The library is currently open Monday through Friday from 10:00am-5:30pm and Saturday 9:30am-12:30pm. The Children's Room and Archives are open by appointment. Please call for details: 207-582-3312.

New Books in the Library

Almost famous women by Megan Bergman.  Here are stories that explore the lives of unforgettable women in history such as Beryl Markham and Edna St. Vincent Millay’s talented sister, Norma.
The alphabet house by Jussi Adler-Olsen.  A psychological thriller set in World War II Nazi Germany mental hospital and in 1970s London.
Black River by S.M. Hulse.  A tense Western that tells the story of a man marked by a prison riot as he returns to the town – and the convict – who shaped him.
Crash and burn by Lisa Gardner.  The investigation of an accident in New Hampshire leads to the discovery of a string of crimes.
Dreaming spies by Laurie King.  Mary Russell and her husband, Sherlock Holmes, are trying to take some time for themselves – only to be swept up in a baffling case that will lead them from the idyllic panoramas of Japan to the depths of Oxford’s most revered institution.

Endangered by C.J. Box.  When his 18 year old ward is found beaten in a ditch, the Montana game warden Joe Pickett suspects her boyfriend, a rodeo star.
February fever by Jess Lourey.  “Murder on the Orient Express” reconfigured as murder on a “Romantic Love Train” that gets stranded in the Rockies.
Funny girl by Nick Hornby.  A beauty queen who idolizes Lucille Ball becomes the star of a hit BBC program in this novel about television in the 1960s.
Heartbreak Hotel by Deborah Moggach.  A hilarious and romantic novel set in a crumbling bed and breakfast that attracts the aged and charming.
Hush hush by Laura Lippman.  The Baltimore private eye Tess Monaghan, a new mother, is asked to provide protection for a woman who killed her own child and is back in town.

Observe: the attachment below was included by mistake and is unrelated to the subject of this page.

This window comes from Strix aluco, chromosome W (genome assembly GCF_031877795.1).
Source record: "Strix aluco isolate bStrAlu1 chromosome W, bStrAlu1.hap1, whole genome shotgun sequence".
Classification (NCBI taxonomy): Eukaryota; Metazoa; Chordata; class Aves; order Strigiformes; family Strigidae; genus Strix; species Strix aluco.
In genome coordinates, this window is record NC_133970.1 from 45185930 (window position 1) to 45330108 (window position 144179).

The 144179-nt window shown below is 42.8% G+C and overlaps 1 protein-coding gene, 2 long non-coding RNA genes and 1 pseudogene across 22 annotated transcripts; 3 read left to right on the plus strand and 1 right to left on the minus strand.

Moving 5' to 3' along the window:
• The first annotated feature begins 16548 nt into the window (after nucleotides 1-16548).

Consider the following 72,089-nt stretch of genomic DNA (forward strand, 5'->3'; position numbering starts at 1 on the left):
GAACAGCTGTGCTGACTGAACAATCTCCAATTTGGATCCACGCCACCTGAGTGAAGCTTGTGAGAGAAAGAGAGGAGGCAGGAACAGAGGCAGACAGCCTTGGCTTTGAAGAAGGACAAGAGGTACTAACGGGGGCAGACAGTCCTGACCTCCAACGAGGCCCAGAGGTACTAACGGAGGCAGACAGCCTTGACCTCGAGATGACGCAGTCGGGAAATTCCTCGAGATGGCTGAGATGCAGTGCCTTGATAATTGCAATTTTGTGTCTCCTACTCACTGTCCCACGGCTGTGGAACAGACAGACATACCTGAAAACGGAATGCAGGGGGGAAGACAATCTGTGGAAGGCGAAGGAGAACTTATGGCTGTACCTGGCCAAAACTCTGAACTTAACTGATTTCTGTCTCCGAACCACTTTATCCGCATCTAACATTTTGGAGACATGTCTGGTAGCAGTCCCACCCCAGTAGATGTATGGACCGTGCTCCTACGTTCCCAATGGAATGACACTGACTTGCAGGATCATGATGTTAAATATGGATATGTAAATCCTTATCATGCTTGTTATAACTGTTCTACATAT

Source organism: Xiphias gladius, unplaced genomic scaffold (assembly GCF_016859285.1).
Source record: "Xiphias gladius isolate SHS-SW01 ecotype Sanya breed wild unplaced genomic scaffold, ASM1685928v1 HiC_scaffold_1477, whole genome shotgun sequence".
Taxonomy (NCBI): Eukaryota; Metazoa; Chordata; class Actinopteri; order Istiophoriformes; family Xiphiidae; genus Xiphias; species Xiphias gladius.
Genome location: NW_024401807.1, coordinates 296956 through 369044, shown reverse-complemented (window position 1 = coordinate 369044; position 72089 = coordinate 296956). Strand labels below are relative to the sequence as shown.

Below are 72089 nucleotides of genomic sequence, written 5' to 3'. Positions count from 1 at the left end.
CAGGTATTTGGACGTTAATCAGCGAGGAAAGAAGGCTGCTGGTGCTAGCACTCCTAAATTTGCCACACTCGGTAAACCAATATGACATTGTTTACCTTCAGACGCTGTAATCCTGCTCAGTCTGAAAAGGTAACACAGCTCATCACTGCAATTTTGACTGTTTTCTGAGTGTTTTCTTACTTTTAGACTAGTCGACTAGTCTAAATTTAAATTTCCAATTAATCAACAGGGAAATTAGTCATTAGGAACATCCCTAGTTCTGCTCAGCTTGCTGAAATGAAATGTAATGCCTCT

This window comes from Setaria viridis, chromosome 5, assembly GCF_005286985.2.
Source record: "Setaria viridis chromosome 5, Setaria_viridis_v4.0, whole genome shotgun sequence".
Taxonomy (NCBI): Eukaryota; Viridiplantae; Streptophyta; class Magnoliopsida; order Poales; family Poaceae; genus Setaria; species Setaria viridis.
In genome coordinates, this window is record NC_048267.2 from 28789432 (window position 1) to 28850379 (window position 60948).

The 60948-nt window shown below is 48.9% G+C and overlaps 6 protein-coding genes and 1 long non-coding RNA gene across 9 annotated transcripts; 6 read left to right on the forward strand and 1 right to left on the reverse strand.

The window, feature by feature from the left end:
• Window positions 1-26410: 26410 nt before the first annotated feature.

Impasse by Royce Scott Buckingham.  A man is left to die in Alaska while on an “adventure vacation” and must somehow survive to get his revenge on those who betrayed him.
In some other world, maybe by Shari Goldhagen.  An engaging story of four young people whose lives continue to intersect at pivotal moments in history.
A little life by Hanya Yanagihara.  Four classmates from a small New England college move to New York to make their way.  Over the decades that follow, their relationships deepen and darken.
Mightier than the sword by Jeffrey Archer.  This opens with an IRA bomb exploding during the MV Buckingham’s maiden voyage across the Atlantic – but how many passengers lose their lives?
Motive by Jonathan Kellerman.  The Los Angeles psychologist-detective Alex Delaware and Milo Sturgis, a homicide cop, realize that the murder they’re investigating was committed by a serial killer.
Obsession in death by J.D. Robb.  A murderer is obsessed with Lt. Eve Dallas.
Old Venus by George R.R.Martin.  These sci-fi short stories by some of the genre’s best writers are set on the planet Venus – all with a tip of the hat to Edgar Rice Burroughs and Ray Bradbury.
Plague land by S.D. Sykes.  In this chilling historical mystery, young girls go missing from a medieval English village, and Lord Oswald must find the killer before tragedy strikes again.
Prodigal son by Danielle Steel. Twins, one good and one bad, reunite after 20 years when one of them returns to their hometown.  But it is no longer clear who the good and who the bad one is.
Shame and the captives by Thomas Keneally.  This explores a World War II prison camp where Japanese prisoners resolve to take drastic action to wipe away their shame of being captured.
Turtleface and beyond by Arthur Bradford.  Darkly funny stories by the man David Sedaris calls “the most outlandish and energetic writer I can think of.”
World gone by by Dennis Lehane.  In 1943, the gangster Joe Coughlin, a rising power in the Tampa underworld, discovers that there is a contract out on his life.
Alphabetical by Michael Rosen.  How on Earth did we fix upon our 26 letters, what do they really mean, and how did we come to write them down in the first place?
American ghost by Hannah Nordhaus.  The author attempts to uncover the truth about her great-great-grandmother whose ghost is said to haunt an elegant hotel in Santa Fe.
The best place to be today by Sarah Baxter.  365 things to do and the perfect place to do them.
Dead wake by Erik Larson.  An intriguing and entirely engrossing investigation into a legendary disaster of the luxury ocean liner, The Lusitania, that sailed out of New York, bound for Liverpool and carrying a record number of children and infants.
Displacement by Lucy Knisley.  The author volunteers to watch over her ailing grandparents on a cruise.  This book is part memoir, part travelogue, and part family history as she not only tries to connect with her grandparents but to reconcile their younger and older selves.
The furniture bible by Christophe Pourny.  Everything you need to know to identify, restore, and care for furniture.
H is for hawk by Helen Macdonald.  Overwhelmed by her father’s death, a British woman decides to raise a goshawk, a bird that is fierce and notoriously difficult to tame.
Homegrown berries.  Successfully grow your own strawberries, raspberries, blueberries, blackberries, and more.